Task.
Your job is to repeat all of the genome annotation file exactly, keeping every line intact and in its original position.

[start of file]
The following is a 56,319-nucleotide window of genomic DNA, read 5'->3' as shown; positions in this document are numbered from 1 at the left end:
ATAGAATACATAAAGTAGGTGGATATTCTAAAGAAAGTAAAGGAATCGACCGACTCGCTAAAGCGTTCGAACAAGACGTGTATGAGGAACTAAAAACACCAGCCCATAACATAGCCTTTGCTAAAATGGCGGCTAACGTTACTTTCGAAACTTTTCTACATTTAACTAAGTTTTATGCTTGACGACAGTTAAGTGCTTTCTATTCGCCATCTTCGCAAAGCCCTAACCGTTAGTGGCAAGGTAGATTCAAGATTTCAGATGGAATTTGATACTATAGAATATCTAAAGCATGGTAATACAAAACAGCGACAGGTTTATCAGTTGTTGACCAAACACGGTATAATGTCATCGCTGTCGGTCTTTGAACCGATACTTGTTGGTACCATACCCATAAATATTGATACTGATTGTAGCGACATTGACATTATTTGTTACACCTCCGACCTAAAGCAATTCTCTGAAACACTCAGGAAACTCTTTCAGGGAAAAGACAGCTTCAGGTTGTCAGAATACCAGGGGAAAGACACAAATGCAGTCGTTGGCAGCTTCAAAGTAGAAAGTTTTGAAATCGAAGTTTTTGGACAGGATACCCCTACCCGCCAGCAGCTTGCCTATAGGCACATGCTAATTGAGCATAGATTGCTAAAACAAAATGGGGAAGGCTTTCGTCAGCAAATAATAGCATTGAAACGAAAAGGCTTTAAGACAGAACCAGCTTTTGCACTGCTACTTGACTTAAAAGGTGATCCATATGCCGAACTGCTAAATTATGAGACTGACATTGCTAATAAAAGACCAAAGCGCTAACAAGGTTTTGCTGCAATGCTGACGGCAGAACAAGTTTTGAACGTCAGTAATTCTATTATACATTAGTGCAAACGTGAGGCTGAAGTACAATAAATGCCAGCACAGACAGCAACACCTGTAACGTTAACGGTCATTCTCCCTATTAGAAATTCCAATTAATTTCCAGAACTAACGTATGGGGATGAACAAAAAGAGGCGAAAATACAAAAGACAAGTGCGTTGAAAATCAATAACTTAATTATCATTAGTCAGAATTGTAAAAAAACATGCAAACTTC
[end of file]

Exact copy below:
The following is a 56,319-nucleotide window of genomic DNA, read 5'->3' as shown; positions in this document are numbered from 1 at the left end:
ATAGAATACATAAAGTAGGTGGATATTCTAAAGAAAGTAAAGGAATCGACCGACTCGCTAAAGCGTTCGAACAAGACGTGTATGAGGAACTAAAAACACCAGCCCATAACATAGCCTTTGCTAAAATGGCGGCTAACGTTACTTTCGAAACTTTTCTACATTTAACTAAGTTTTATGCTTGACGACAGTTAAGTGCTTTCTATTCGCCATCTTCGCAAAGCCCTAACCGTTAGTGGCAAGGTAGATTCAAGATTTCAGATGGAATTTGATACTATAGAATATCTAAAGCATGGTAATACAAAACAGCGACAGGTTTATCAGTTGTTGACCAAACACGGTATAATGTCATCGCTGTCGGTCTTTGAACCGATACTTGTTGGTACCATACCCATAAATATTGATACTGATTGTAGCGACATTGACATTATTTGTTACACCTCCGACCTAAAGCAATTCTCTGAAACACTCAGGAAACTCTTTCAGGGAAAAGACAGCTTCAGGTTGTCAGAATACCAGGGGAAAGACACAAATGCAGTCGTTGGCAGCTTCAAAGTAGAAAGTTTTGAAATCGAAGTTTTTGGACAGGATACCCCTACCCGCCAGCAGCTTGCCTATAGGCACATGCTAATTGAGCATAGATTGCTAAAACAAAATGGGGAAGGCTTTCGTCAGCAAATAATAGCATTGAAACGAAAAGGCTTTAAGACAGAACCAGCTTTTGCACTGCTACTTGACTTAAAAGGTGATCCATATGCCGAACTGCTAAATTATGAGACTGACATTGCTAATAAAAGACCAAAGCGCTAACAAGGTTTTGCTGCAATGCTGACGGCAGAACAAGTTTTGAACGTCAGTAATTCTATTATACATTAGTGCAAACGTGAGGCTGAAGTACAATAAATGCCAGCACAGACAGCAACACCTGTAACGTTAACGGTCATTCTCCCTATTAGAAATTCCAATTAATTTCCAGAACTAACGTATGGGGATGAACAAAAAGAGGCGAAAATACAAAAGACAAGTGCGTTGAAAATCAATAACTTAATTATCATTAGTCAGAATTGTAAAAAAACATGCAAACTTC